Understanding how the places that make up the United Kingdom can be confusing for outsiders. Here’s a quick guide of how England, Great Britain, and the United Kingdom all fit together.
What’s the Difference Between England, Great Britain, and the United Kingdom?
Let’s start with the big picture and drill down. The United Kingdom, whose official name is The United Kingdom of Great Britain and Northern Ireland, is made up of the “countries” of England, Scotland, Wales, and Northern Ireland. (I’ll explain why “countries” is in quotes later…)
Great Britain is a specific island containing the “countries” (yes, still in quotes) of England, Scotland, and Wales. Northern Ireland is the northern part of the island of Ireland. While Northern Ireland is part of the United Kingdom, the rest of the island is a sovereign nation, the Republic of Ireland.
Adding to the confusion is the fact that the terms United Kingdom and Great Britain are often used synonymously. But that isn’t quite accurate. One of the best examples is how the United Kingdom participates in the Olympic Games, not as the UK, but as Great Britain. Inside the nation, the UK’s Office for National Statistics refers to England, Scotland, and Wales as countries but to Northern Ireland as a province.
Pro Tip: Here’s what to do and see if you only have two days to spend in Edinburgh.
Designing the Union Jack, the United Kingdom’s Flag
The “Union Jack”, the flag of the United Kingdom was initially made by superimposing the Flag of England…
What About the Channel Islands — Jersey and Guernsey — and the Isle of Man?
Jersey and Guernsey, the Channel Islands, are in the English Channel that separates Great Britain from France and the rest of the European continent. The Isle of Man sits squarely between the islands of Great Britain and Ireland. Although they are within sight of the land that makes up the United Kingdom, all three of these islands — Jersey, Guernsey, and Isle of Man — are not part of the UK. Instead, they are considered Crown Dependencies. This means that they are largely self-governing, yet still part of the British Crown. So while they may have some autonomy in terms of local government and laws, they are dependent upon the UK for things like defense and international relations.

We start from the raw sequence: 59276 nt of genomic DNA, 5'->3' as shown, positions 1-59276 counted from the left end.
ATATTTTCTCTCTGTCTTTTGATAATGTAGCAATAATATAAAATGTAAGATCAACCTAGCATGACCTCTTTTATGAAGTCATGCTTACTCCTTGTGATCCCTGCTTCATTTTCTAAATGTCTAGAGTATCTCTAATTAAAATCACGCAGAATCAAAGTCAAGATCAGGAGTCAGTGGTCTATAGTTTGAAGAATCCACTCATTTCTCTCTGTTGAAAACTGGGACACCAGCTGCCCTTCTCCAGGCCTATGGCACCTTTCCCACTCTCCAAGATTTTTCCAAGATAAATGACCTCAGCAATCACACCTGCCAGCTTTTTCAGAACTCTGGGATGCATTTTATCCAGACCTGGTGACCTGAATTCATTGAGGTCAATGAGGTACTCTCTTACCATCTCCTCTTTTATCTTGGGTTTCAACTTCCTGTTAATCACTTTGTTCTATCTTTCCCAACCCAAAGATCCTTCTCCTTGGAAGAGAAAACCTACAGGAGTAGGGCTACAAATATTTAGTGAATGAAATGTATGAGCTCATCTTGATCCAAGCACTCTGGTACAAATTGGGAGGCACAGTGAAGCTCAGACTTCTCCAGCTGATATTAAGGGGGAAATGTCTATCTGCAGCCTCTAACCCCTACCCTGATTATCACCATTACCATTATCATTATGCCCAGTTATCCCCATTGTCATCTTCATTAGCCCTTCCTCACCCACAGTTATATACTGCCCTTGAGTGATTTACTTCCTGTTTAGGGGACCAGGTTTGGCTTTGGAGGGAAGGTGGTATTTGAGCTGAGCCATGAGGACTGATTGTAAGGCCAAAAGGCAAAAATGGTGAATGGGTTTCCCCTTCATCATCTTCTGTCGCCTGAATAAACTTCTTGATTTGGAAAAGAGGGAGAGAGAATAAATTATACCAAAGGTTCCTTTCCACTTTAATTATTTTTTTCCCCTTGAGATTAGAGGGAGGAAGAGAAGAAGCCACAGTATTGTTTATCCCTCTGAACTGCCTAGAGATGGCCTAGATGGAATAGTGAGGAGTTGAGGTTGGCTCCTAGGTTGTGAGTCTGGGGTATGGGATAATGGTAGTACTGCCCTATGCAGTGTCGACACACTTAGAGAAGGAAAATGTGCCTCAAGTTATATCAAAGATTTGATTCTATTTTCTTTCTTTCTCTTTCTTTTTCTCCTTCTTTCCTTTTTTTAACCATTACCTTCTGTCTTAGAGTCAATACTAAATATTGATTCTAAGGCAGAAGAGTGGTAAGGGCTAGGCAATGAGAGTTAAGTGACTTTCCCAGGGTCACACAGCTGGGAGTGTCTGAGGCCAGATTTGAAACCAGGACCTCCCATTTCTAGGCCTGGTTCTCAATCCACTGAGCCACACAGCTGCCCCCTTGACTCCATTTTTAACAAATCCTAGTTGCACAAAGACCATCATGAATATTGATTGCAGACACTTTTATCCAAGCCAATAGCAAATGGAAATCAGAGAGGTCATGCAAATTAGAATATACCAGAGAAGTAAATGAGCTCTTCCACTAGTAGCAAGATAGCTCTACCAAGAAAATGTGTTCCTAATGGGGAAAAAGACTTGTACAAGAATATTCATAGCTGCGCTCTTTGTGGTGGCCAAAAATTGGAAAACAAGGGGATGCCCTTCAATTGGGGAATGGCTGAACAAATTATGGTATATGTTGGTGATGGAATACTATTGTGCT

Fun Fact: Citizens of Jersey, Guernsey, and the Isle of Man carry a special British passport that ties them to their specific Crown Dependency.
The Sun Never Sets on the British Empire
Additionally, the British Overseas Territories are not part of the United Kingdom. There are currently 14 territories around the world that fall into this category. Roughly half of the British Overseas Territories are islands in the Caribbean Sea. Others include islands in the Indian Ocean, South Pacific, and off the southern tip of South America. There is also the British Antarctic Territory and Gibraltar at the southern tip of the Iberian Peninsula where it borders Spain and looks across the Strait of Gibraltar at Morocco.
About Those “Countries” That are Apparently NOT Countries
When it comes to international politics, the nation of the UK is what’s recognized, not any of the four “countries.” From an American perspective, this should be easy to follow. California, Texas, and New York don’t attend NATO and United Nations meetings. The United States does.